A person recently asked me via Email how to create a bootable MS-DOS diskette with networking capability for use in VMware guest VMs. Rather than privately isolate the knowledge in an email conversation, I figured the least I could do after going through the steps is to share it in a blog post so that it may be cataloged in Google for everyone’s benefit.
There are several methods to creating a network boot disk. Some easier. Some more difficult. In the interest of time and leveraging the innovation of others, I’ll turbo charge today’s procedure by using Bart’s Network Boot Disk. Frankly I’m not interested in modifying network boot disk files by hand which was one of the purposes behind Bart’s solution – making the creation of boot disks easier. Note, to use this procedure, you admit to owning a Microsoft Windows 98 operating system license.
Here are the steps:
- Create the boot disk by following the instructions here.
- Download the BFD full package v1.0.7 file.
- Extract bfd107.zip to a temporary folder (I’ll use c:\temp\ for this example).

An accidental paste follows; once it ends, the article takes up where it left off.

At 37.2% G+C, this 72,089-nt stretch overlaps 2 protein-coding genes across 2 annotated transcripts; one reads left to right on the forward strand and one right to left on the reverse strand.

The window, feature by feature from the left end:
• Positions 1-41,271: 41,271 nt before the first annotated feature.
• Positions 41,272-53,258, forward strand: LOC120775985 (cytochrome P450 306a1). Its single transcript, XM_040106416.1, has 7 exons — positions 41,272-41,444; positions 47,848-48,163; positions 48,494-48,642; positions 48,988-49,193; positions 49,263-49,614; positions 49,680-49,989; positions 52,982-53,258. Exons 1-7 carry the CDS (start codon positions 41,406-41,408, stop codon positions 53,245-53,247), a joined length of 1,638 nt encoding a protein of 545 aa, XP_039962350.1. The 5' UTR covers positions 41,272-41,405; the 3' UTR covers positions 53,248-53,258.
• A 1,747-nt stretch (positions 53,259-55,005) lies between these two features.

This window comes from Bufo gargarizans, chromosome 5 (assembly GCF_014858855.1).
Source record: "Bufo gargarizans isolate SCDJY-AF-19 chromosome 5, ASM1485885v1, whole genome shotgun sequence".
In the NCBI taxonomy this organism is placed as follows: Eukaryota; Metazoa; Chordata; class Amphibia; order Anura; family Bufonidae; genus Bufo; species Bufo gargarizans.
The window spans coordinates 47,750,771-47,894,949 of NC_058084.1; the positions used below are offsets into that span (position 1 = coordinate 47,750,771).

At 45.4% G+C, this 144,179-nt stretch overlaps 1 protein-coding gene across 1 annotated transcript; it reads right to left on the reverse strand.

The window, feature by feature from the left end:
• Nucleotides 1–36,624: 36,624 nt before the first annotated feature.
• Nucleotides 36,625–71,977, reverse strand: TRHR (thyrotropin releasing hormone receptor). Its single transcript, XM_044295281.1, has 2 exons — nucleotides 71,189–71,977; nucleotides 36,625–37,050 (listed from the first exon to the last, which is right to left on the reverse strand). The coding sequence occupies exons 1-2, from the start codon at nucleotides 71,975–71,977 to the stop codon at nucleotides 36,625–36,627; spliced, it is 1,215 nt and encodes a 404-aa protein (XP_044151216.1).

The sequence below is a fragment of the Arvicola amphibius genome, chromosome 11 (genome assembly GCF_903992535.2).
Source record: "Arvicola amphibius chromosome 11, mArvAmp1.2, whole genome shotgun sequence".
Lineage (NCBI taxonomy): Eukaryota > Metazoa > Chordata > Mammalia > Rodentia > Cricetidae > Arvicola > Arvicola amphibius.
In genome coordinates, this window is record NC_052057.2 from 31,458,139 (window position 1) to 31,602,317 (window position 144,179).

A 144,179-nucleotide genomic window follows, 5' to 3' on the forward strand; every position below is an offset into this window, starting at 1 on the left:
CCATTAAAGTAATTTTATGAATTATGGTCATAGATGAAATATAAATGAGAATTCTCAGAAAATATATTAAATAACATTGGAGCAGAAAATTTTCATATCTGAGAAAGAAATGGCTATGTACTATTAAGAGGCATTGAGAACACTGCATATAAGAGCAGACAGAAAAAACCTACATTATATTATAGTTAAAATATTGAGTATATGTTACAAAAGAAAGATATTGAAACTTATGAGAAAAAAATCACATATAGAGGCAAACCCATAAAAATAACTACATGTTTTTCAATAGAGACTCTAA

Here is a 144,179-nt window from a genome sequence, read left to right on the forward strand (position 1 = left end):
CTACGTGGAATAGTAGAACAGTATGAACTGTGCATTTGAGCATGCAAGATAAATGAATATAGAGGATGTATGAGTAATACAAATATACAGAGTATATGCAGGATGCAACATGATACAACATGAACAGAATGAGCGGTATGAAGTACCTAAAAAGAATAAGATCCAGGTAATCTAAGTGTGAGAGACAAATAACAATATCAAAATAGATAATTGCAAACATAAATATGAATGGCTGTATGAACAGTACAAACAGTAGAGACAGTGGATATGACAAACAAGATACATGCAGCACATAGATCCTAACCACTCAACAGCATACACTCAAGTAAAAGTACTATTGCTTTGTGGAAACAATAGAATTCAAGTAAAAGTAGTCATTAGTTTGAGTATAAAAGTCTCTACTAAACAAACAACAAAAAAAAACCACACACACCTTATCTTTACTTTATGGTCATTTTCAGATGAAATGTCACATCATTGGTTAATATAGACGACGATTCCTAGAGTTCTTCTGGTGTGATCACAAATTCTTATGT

- Good news – the driver used by VMware (the AMD PCNet Family Ethernet Adapter NDIS pcntnd.cab) is already included in the default list of drivers bundled in the bfd107.zip file above. This is a perfect working example of why VMware chose to virtualize the AMD PCNet Family adapter. It’s ubiquitous nature allows it to be supported by every VMware guest operating system on the support list. By virtue of the fact that VMware supports most of the popular/common Windows and Linux operating systems, you’ll find that VMware networking works with nifty utilities like Bart right out of the box.
- As the instructions indicate, open a command prompt, go to the BFD directory (in this example, c:\temp\) and execute the command bfd msnet and follow the instructions on screen. This step will create the actual floppy diskette.
- The network boot diskette is ready to use with VMware. Use it to boot a guest VM.
- I found that booting from the #3 menu item labeled “Boot without emm386″ worked well with ESX 3.5.0 Update 3:
- Accept the following default prompts assuming they are applicable to your environment:
- Configure the “Logon as”, “Password”, “Workgroup”, and “Domain” as necessary:
- The network boot disk will complete its boot up process, connecting your MS-DOS VM to the network with the given parameters. A quick net view displays the shares of a Windows server on the network:
- A net use command maps a C: network drive to the network Windows server share and a dir command displays the share contents:
Well that’s about it. At this point, you’re on the network, ready to dump or capture an image, or whatever it is that you needed a network boot disk for. Don’t forget you can transform the physical floppy diskette into a virtual floppy image by using a utility such as WinImage by Gilles Vollant. This allows the VM to boot much more quickly and it allows you to avoid the use of the dying technology of physical floppy disks altogether.